There’s less confidence in Democrats on education than there has been at any time in two decades, with support now sitting at about 45 percent—down from a Barack Obama–era peak of 61 percent. Democrats have been losing voters’ confidence for a half decade, and that decline has become noticeably steeper over the past two years.

That said, while Republicans have bounced back from exceptional lows in 2017 and 2019, they’ve not so far made gains commensurate with the Democratic losses. Even as confidence in the Democratic Party on education has fallen to 45 percent, the GOP has not been able to break the 40 percent mark.

Meanwhile, a substantial share of voters (nearly one in five) currently trust neither party when it comes to education. The percentage of voters rejecting both parties has jumped in recent years, after remaining fairly consistent between 2003 and 2015.

What does this all mean?

It seems clear that Democrats are losing the confidence of some number of swing voters but that those voters don’t yet trust the Republicans on education. For Democrats, this suggests a chance to win back these voters’ confidence if the party can identify and is willing to address its problems.

For Republicans, it suggests an enormous opportunity. If the GOP could win over the voters whom Democrats have pushed away, it could draw even on education—or even turn a perennial weakness into a strength.

There’s also the question of how permanent any shifts will be. To the extent that they’re driven by heated culture clashes, the closest analog to the current situation may be the Common Core fights of the Obama years. Those fights yielded big Republican gains on education, but those gains dissipated as the Common Core faded from prominence. It’s an open question if shifts driven by frustration with school closures or critical race theory will prove longer-lasting.

Frederick Hess is director of education policy studies at the American Enterprise Institute and an executive editor of Education Next.

This report is also available at AEI.org.

District Deeds Analysis:


Living in San Diego over the last 35 years and following political develooments over that period, it is no “news flash” that the populace leans left with the Democratic Party

Here is some evidence.

According to Wikipedia, in the last 15 years, San Diego County Democrats have held a sizable edge:


Again, from Wikipedia, in the City of San Diego, the edge is even more pronounced:

The city of San Diego itself is more Democratic than the county’s average and has voted for Democrats Clinton, Gore, Kerry, Obama, and Clinton respectively, in the last seven presidential elections. With a few exceptions, areas close to the Mexican border tend to be more Democratic, while North County tends to be more Republican.

District Deeds is part of the sizable 28.4% “No Party Preference”.  We vote for qualified candidates from all political persuasions.  We switched from Democrat to No Party Preference at least 20 years ago.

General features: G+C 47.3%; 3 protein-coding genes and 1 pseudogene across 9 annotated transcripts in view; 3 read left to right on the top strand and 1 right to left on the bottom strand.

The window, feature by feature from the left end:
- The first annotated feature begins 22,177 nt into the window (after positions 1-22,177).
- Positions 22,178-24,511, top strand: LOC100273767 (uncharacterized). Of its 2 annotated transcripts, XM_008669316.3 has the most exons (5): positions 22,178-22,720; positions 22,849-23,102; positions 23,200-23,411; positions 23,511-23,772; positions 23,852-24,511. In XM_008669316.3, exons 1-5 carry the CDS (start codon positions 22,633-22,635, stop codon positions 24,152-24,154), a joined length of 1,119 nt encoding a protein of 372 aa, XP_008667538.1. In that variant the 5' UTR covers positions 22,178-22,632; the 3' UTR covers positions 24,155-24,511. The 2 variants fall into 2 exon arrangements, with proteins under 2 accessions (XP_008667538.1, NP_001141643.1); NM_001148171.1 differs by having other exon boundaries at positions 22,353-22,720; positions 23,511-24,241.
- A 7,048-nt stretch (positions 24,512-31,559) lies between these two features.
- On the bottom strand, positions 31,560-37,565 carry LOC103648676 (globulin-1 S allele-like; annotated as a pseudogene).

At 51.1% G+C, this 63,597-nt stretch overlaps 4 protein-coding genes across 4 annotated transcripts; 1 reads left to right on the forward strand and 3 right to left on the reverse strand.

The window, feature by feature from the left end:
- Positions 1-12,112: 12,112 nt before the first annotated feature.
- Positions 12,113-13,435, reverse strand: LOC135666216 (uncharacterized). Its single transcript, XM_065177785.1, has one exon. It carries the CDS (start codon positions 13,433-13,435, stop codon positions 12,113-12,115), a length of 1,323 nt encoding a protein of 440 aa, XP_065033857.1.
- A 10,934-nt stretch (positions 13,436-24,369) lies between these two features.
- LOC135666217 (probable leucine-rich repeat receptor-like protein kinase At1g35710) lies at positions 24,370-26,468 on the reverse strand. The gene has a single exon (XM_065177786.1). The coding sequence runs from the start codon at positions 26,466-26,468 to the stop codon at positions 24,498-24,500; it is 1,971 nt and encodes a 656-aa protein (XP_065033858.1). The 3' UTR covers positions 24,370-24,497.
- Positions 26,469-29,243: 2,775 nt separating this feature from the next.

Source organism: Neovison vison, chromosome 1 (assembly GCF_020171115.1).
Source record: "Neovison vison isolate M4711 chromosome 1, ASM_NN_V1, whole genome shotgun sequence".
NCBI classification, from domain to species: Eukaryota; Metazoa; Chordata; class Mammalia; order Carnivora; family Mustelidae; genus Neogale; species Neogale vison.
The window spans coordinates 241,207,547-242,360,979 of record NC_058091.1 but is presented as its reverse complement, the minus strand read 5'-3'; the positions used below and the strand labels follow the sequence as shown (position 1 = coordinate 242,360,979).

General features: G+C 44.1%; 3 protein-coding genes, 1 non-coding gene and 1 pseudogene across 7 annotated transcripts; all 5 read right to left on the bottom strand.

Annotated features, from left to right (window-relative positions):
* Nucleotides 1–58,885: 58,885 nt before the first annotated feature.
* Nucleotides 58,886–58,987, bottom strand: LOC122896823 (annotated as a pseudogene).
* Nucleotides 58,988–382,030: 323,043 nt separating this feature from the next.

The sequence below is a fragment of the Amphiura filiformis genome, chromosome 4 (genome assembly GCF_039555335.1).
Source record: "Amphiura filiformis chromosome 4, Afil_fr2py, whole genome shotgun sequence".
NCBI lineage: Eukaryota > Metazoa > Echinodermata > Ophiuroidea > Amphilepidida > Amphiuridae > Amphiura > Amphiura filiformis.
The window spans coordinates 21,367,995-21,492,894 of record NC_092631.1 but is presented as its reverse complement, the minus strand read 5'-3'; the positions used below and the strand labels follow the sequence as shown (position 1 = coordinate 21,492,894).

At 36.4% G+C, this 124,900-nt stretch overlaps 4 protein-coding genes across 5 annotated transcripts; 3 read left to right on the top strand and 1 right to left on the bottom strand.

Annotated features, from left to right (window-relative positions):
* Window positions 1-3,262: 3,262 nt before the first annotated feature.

According to the featured article from EducationNext that dominance could be changing even in deep Blue San Diego:

There’s less confidence in Democrats on education than there has been at any time in two decades, with support now sitting at about 45 percent—down from a Barack Obama–era peak of 61 percent. Democrats have been losing voters’ confidence for a half decade, and that decline has become noticeably steeper over the past two years.

So what, despite national trends and the total corruption and dysfunction of the SDUSD leadership since 2013 supporting the reasons for that trend nationally, is preventing the emergence of at least one non-democratic party candidate to be elected as a SDUSD Trustee?

Has SDUSD Stakeholder trust eroded enough to make that miracle happen?

A good first step was the “District Only” election change made in the 2020 election.  No longer can well funded special interest groups overwhelm individual candidates citywide.

But HUGE problems for that 2022 election miracle to occur still remain.

The well funded special interest groups cab STILL overwhelm individual candidates in each SDUSD District separately and the current structure of legal campaign contributions allow it.

The first problem is that SDUSD Board of Education (BOE) Trustee elections are designated as “nonpartisan”.  Here is the definition of “nonpartisan” from Webster’s Dictionary:

Despite the fact that the SDUSD BOE election is supposedly “nonpartisan”, each of the current SDUSD BOE members are aligned with the Democratic Party and get cash and endorsements from Democrat aligned special interest groups like the San Diego Education Association (SDEA) Political Action Committee (PAC).

The theory of the Webster “nonpartisan” definition is denied in SDUSD/SDEA practice.  The current SDUSD BOE Trustees are obviously NOT “free from party affilation”